The problem was that despite his poor shooting, Chandler clearly wasn't afraid to fire away in his 36 minutes on the floor, as he made just five of his 17 attempts.
A low-scoring performance isn't the end of the world, but a shooting performance that horrible makes a difference in a very negative way, especially when your team makes just 34.7 percent of its shots in an elimination contest.
Unlike most players on the Denver Nuggets, Kenneth Faried played an efficient game in this one.
While his teammates were throwing up contested looks and rushed shots, Faried took advantage of good looks to score 11 points. He did collect five fouls along the way, but that aggressiveness is what earned him 11 rebounds.
If Faried did anything wrong in this one, it was refusing to look for his own shot. He's not that kind of player at this point in his career, but it would have been a welcomed move by fans for him to take attempts away from those who were hurting the team with their poor shooting.
Carl Landry found himself in the starting lineup Thursday night, and while nobody will claim he was the star of the show, his efficiency and energy were positive signs for the Golden State Warriors.
In the third quarter, Stephen Curry began to find his stroke, and believe it or not, that is what helped Landry find his own momentum. The Nuggets began to focus on Curry, the crowd began to will its team to success and Landry took advantage of both facts with the game on the line.
In the end, the big man recorded nine points and five rebounds in just 19 minutes.
Andrew Bogut has played extremely well in the first round of the 2013 playoffs. Game 6 didn't prove to be the same kind of dunking showcase we saw the last time the Golden State Warriors were at home, but he made his impact felt in a number of ways, especially early.
In the first half, Bogut recorded a team highs of eight points, 10 rebounds and four blocks. He also made four of his five shots, showing how efficient he'd been up to that point.
From the third quarter on, Bogut's production slowed down in the scoring department, but he was just as dominant on the boards. He scored 14 points on 70 percent shooting, but his 21 rebounds earn him the most recognition heading into the second round.
JaVale McGee didn't play an integral part in the Denver Nuggets offense, but a quiet game can still be a good game when you play well in a number of areas.
McGee, despite scoring just nine points, shot 57 percent on the night. He was aggressive the entire way, and he managed to make a few good plays on both sides of the floor.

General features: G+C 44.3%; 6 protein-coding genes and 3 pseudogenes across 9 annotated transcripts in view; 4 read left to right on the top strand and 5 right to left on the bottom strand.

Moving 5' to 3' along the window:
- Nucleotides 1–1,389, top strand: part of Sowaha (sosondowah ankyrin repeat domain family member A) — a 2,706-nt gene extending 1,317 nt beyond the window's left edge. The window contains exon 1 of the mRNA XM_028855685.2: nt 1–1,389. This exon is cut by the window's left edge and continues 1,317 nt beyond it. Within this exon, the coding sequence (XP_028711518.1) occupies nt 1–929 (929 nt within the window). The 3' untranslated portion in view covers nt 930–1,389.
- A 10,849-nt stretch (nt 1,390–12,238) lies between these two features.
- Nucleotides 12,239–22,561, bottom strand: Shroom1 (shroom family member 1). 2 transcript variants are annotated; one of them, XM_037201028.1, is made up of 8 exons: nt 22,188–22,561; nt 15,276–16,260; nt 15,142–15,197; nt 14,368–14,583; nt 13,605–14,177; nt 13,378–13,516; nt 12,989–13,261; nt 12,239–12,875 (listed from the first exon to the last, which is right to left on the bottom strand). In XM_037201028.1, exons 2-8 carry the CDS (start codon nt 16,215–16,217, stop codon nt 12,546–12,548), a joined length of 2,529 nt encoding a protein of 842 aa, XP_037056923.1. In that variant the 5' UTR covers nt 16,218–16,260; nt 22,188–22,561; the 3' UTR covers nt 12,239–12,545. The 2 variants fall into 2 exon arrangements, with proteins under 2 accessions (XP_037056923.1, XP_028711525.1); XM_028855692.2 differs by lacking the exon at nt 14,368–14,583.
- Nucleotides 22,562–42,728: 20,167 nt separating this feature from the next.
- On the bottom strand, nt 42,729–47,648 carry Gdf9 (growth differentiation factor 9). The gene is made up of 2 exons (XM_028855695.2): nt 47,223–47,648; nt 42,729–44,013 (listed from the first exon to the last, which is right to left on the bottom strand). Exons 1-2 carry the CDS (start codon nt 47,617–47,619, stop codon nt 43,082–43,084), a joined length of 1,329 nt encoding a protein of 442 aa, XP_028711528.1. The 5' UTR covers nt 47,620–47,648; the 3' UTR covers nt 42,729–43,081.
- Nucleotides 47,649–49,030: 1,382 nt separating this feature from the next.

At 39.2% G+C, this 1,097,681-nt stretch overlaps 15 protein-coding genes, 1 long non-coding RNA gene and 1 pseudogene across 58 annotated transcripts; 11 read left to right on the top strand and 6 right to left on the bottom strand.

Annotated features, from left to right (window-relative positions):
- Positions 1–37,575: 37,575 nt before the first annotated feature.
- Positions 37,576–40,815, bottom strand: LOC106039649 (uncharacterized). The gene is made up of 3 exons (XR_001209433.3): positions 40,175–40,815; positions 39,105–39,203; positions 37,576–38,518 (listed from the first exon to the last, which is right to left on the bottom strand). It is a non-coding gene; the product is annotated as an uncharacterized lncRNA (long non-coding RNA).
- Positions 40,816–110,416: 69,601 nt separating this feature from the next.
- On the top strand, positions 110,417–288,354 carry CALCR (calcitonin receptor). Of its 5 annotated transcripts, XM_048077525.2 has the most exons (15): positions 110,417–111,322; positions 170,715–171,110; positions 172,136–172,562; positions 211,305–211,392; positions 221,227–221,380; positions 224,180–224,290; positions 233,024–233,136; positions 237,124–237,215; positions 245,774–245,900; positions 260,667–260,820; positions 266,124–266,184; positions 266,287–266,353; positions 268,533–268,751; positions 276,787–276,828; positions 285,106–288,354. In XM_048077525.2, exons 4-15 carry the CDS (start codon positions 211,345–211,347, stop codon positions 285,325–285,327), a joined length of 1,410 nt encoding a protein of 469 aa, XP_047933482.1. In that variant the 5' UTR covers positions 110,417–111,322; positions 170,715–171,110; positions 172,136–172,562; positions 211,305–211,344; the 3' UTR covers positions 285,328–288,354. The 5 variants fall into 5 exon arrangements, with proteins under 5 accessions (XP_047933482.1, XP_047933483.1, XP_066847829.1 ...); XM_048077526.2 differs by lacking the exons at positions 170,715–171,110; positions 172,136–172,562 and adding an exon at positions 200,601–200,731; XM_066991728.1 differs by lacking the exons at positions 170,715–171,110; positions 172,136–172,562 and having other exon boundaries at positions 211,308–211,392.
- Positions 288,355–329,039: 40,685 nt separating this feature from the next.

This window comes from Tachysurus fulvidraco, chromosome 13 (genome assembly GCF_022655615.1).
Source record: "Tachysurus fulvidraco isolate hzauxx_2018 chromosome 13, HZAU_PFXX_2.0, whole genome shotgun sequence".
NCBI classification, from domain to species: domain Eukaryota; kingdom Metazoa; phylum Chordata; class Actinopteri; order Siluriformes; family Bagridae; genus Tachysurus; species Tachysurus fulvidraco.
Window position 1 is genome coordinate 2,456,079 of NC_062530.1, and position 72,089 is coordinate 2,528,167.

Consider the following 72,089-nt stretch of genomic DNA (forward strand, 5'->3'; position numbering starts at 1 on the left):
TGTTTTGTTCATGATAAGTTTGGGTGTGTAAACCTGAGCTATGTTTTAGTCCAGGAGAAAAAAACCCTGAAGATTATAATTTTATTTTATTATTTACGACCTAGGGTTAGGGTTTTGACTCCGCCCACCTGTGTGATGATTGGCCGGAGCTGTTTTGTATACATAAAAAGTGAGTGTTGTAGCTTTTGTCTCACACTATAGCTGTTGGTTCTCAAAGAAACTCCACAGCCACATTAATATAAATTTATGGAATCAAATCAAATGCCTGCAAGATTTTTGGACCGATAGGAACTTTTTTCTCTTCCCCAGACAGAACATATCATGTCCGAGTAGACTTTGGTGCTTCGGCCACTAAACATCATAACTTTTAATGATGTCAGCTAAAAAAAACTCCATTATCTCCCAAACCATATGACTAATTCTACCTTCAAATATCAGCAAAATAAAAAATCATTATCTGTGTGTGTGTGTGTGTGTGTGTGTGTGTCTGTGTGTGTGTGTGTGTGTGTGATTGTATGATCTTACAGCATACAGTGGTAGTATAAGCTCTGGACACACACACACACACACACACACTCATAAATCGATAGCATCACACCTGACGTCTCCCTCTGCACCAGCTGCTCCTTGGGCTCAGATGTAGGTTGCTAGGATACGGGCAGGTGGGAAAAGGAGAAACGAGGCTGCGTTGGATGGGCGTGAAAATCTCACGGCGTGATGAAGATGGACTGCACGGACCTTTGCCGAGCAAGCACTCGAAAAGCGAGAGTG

His 10 rebounds won't stack up in comparison to Bogut's, but it was an impressive showing nonetheless, as he finished with a team-high plus-eight in the plus/minus category.
With Stephen Curry and Klay Thompson starting slowly, Jarrett Jack took it upon himself to contribute in the scoring column early. Unfortunately for the Golden State Warriors, his somewhat troublesome shot selection came back to bite him in this one.
In the first half, Jack's shot was off to the tune of 2-of-7 shooting. He wasn't playing a drastically different game than he's played up to this point; his jumpers and floaters simply weren't falling the way they were early in the series.
If it weren't for the foul line, the point guard would have had one of the worst performances of the night. He shot 9-of-10 from the line but just 2-of-10 from the floor, scoring 13 points to go with his four rebounds and four assists.
On Thursday night, Andre Miller played a similar game to Jack, which shouldn't be surprising, considering the two backcourt players began to resemble each other more and more with each passing game.
Miller took a lot of the same shots he'd taken up to this point; they just weren't falling.
The problem for Denver is that Miller was put in bad situations. He's one of the smartest, craftiest players on the floor every time he plays, but getting him the ball late in the shot clock is a recipe for disaster for any poor three-point shooter.
He scored eight points on 3-of-12 shooting, while missing all four of his three-point attempts.
Golden State Warriors
Draymond Green played an incredibly impressive game off the bench for the Golden State Warriors.
The rookie played with a confidence that was apparent throughout the entire contest, but it was especially obvious as Mark Jackson chose to keep him in the game late. He scored 16 points on 50 percent shooting and grabbed 10 rebounds.
Aside from Green, the only player to contribute was Jarrett Jack, and his struggles were obvious as he continued to throw up miss after miss. Nobody else played more than four minutes, but it was good enough to get into the second round against the Nuggets.
The Denver Nuggets got balanced production out of their second unit in this one, but the problem is that it was consistently inconsistent.
Andre Miller, Kosta Koufos and Corey Brewer combined for 16 points against the Warriors. They grabbed a total of eight rebounds, but their efficiency and energy were outmatched by Golden State's starters and reserves the entire way.
Denver's depth was its best asset all year long, but it just couldn't cut it with the season officially on the line.